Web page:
Lambchop and architecture, London 4

Rob Matthews’ London journal continues


Thursday July 29, 2004

Another English breakfast of Rice Krispies and coffee. This time I had a hard-boiled egg. Tubed to St. Paul’s cathedral, walked up about 450 steps to the top of the dome, looked at the city, walked back down, bought a refrigerator magnet since they didn’t have any “I climbed St. Paul’s” t-shirts and then headed to Westminster Abbey. (image of St. Paul’s under construction)


At the Abbey, The Da Vinci Code sprung to life. Just kidding. Really what it did was confirm my belief in my eventual cremation and not take up any space after I’m gone. Why all the dead royalty are taking up valuable church space is beyond me. Nice to see both of the churches though. Standing in a solid building that’s 1,000 years old is humbling considering my house is about 120 years old and was about to fall apart until we paid a ton of money to hold it all together.

Found a London Eye snowglobe in the gift shop. The collection grows. As always, with each new snowglobe purchase I said a little prayer in remembrance of my Fargo “wood chipper” snowglobe (complete with bloody snowflakes) that threw itself off my bathroom shelves last year.

Ate a prawn/mayo sandwich at the Abbey on top of some dead guy’s grave.


In the afternoon, I braved South London to see the Tom Friedman show at the South London Gallery. It appeared to be a non-profit that puts on nice shows.

The Friedman work was all 2004 and most of it was really great. The poop made out of paper was convincing (image).


It even attracted a fly to land on it as I was looking at it.

You can check out the South London website for info on the sculpture show that was in the garden. (image below is sign explaining an audio piece in the garden)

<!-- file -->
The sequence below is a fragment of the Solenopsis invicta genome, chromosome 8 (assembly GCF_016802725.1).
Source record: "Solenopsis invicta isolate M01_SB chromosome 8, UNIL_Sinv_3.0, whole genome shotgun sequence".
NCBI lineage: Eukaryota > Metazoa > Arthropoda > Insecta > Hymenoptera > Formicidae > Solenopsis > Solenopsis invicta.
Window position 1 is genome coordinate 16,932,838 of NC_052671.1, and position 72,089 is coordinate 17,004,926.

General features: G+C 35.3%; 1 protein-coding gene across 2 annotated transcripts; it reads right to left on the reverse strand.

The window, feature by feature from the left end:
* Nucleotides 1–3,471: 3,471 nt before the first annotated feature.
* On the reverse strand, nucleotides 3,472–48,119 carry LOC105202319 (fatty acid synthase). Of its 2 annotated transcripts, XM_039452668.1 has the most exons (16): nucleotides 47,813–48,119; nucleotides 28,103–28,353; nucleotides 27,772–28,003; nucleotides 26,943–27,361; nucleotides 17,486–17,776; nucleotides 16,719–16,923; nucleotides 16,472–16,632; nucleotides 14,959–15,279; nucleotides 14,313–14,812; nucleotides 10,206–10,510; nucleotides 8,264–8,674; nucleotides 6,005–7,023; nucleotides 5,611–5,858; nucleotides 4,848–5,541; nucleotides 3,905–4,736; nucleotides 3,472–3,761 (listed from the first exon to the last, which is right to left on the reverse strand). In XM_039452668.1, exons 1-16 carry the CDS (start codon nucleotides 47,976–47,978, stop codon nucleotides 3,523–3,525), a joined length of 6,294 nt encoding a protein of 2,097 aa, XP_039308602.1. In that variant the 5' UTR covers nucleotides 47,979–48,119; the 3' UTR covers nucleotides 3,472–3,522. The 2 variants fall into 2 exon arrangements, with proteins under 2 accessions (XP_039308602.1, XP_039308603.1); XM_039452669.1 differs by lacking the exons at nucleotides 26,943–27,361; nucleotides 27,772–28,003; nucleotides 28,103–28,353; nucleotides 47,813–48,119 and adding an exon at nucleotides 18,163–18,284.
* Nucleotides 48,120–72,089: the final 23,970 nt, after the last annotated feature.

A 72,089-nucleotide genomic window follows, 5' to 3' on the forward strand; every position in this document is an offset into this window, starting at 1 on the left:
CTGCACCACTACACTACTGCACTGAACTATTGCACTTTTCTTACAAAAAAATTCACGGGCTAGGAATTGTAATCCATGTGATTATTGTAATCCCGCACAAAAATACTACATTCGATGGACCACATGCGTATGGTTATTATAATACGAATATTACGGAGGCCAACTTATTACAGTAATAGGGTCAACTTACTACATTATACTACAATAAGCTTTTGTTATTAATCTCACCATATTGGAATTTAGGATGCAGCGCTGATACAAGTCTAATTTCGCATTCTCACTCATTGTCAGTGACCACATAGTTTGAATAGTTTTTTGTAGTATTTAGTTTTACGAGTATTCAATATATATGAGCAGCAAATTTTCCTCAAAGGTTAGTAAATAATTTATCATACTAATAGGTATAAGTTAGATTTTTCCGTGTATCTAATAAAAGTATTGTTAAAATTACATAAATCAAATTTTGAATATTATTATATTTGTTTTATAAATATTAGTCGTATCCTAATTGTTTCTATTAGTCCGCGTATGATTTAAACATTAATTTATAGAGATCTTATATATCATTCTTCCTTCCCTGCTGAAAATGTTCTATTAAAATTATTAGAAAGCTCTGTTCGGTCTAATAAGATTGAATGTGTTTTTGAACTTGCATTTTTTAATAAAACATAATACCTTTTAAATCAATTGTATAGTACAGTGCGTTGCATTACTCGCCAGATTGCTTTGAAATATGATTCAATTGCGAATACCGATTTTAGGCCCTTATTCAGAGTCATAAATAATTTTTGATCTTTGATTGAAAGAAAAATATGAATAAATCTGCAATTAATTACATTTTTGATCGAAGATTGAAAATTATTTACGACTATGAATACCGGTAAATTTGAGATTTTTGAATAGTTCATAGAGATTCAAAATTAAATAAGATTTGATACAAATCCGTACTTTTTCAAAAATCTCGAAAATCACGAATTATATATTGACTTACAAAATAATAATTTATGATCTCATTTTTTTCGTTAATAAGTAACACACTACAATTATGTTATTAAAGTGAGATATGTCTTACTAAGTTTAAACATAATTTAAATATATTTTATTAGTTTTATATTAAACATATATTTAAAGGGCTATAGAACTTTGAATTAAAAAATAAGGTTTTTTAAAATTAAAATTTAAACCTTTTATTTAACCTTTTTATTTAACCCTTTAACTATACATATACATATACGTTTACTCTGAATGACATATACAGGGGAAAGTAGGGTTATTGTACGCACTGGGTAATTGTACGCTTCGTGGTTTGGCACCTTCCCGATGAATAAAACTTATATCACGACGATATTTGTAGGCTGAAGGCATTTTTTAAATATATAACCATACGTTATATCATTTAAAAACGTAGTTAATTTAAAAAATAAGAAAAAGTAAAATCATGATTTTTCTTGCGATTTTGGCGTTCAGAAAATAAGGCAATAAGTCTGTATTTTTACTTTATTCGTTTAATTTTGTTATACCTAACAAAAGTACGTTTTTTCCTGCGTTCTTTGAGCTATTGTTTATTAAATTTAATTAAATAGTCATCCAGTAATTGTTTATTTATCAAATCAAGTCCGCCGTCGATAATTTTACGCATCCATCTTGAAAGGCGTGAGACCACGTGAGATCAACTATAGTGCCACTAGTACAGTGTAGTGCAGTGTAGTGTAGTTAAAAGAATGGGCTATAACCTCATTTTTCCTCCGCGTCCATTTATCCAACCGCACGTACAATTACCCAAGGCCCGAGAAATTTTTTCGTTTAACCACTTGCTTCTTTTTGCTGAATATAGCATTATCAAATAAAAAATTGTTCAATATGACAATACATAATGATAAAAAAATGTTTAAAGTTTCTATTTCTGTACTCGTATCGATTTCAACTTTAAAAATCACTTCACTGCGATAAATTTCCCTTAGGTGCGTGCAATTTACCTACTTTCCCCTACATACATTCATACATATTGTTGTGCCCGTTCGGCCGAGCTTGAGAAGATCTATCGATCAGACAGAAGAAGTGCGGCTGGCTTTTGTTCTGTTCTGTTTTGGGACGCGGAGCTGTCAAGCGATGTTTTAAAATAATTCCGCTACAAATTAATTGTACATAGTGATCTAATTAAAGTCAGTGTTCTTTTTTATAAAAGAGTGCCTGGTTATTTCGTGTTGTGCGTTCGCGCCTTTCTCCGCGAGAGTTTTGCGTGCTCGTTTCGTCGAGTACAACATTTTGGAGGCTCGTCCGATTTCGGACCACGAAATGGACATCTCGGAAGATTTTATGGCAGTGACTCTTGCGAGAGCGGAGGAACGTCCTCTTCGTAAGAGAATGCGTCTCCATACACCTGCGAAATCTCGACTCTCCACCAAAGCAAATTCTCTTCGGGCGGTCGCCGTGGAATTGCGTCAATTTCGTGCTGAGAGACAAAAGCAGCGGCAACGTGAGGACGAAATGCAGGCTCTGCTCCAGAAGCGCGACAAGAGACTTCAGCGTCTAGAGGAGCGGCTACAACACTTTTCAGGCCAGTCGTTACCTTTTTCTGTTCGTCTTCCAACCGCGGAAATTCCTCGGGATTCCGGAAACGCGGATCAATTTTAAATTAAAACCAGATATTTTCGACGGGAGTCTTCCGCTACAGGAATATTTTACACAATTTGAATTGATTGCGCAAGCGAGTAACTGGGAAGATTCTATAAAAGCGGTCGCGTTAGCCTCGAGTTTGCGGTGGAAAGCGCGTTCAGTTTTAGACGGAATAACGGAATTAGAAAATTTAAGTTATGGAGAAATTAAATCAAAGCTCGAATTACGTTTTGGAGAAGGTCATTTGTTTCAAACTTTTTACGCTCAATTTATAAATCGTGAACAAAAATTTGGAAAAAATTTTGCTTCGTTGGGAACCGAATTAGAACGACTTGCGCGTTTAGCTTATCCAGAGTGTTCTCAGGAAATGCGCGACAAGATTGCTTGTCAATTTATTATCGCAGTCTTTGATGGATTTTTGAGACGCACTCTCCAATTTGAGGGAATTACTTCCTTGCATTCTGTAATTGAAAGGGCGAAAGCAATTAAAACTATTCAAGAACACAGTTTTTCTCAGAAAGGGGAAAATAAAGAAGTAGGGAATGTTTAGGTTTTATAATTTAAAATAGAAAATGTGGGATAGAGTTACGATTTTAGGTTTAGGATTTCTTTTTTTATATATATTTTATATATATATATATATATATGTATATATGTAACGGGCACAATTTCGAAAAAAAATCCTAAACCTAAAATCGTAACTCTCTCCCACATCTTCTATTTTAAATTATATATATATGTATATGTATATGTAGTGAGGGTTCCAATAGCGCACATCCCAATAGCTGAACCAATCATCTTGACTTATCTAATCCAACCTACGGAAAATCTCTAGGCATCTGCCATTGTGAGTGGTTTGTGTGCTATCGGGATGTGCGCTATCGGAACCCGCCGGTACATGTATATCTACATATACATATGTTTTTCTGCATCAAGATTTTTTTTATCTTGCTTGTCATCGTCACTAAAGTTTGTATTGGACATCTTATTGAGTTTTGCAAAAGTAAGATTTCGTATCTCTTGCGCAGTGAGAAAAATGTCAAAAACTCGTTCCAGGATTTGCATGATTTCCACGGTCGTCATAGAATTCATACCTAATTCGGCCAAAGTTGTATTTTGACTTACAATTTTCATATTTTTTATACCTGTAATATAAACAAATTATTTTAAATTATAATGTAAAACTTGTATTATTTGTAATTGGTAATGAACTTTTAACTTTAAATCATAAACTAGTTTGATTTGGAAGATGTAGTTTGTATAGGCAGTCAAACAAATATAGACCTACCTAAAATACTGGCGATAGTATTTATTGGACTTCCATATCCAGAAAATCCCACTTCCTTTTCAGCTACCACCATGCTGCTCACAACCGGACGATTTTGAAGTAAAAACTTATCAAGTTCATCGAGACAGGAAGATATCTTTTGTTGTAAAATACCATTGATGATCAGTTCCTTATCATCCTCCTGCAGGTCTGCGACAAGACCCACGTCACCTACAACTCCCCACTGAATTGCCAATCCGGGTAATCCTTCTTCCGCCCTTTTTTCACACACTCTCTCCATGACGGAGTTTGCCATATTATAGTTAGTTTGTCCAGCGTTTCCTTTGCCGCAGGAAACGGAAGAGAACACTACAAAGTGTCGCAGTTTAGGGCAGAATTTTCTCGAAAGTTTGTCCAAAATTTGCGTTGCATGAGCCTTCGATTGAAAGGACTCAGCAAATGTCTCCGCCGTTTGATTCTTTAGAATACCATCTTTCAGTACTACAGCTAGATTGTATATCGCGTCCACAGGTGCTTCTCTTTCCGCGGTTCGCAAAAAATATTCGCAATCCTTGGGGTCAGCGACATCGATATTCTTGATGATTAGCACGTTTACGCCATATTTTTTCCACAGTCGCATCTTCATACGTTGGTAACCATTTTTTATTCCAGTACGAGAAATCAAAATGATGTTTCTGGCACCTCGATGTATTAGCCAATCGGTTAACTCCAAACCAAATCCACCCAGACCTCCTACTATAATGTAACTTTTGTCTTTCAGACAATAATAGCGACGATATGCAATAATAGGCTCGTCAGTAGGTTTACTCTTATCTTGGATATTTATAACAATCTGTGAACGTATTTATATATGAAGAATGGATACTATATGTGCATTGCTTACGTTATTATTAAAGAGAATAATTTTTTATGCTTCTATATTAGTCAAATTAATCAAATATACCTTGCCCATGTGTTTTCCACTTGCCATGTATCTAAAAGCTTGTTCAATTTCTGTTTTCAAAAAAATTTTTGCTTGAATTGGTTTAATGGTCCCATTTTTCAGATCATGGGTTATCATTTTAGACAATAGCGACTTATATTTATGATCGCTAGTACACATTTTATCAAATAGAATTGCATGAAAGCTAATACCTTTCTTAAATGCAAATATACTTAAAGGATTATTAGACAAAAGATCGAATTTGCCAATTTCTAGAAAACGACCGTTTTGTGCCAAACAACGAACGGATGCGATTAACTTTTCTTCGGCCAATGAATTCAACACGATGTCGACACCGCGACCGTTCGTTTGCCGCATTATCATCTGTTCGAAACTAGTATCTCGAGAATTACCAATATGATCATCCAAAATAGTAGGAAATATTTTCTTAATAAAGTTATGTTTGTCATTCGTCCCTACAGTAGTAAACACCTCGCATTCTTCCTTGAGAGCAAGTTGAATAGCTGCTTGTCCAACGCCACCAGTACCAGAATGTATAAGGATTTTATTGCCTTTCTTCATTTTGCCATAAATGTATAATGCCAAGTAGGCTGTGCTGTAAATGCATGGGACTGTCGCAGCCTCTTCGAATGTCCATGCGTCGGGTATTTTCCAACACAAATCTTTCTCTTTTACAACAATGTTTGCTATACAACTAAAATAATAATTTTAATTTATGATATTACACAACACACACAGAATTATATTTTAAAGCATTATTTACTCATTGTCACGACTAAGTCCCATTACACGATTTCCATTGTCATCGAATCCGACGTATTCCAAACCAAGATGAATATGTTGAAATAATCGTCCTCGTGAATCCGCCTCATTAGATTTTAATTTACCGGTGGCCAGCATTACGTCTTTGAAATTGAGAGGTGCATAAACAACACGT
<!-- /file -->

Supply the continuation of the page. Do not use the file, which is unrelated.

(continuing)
[ed note: we wondered if this could be a Dave Allen piece, he of the singing birds at Arcadia last year. But indeed there is another bird and music obsessed Brit artist, Hannah Rickards, who sang bird songs in her own voice and you hear them in the garden. Words explain her process.]

It was confusing while I was there and I don’t do well with art that involves real plants.


On the bus and subway rides back to the city, I talked to a sculptor/postal worker from Bristol named Ian. He was in town for the Friedman show and to see Gillian Welch. We also shared a mutual love of Lambchop. (lampchop poster)

It was great to know that someone in Bristol knew about the 14-piece country/soul group from Nashville. Ian managed to almost get me lost. Word of advice- just because someone is from the country you are visiting doesn’t mean they have a good sense of direction.

Tracy and I went to the British Museum that night because they were open late and she wanted to see it. She hit the highlights and bought a bookmark (because that’s what librarians do). If I’m not mistaken we had Subway for dinner because most non-restaurant food was closed.


I think we watched the news, the Weakest Link, and highlights from a cricket game before going to sleep. Not knowing anything about cricket, my curiosity was stirred. Games last for days? I must learn more.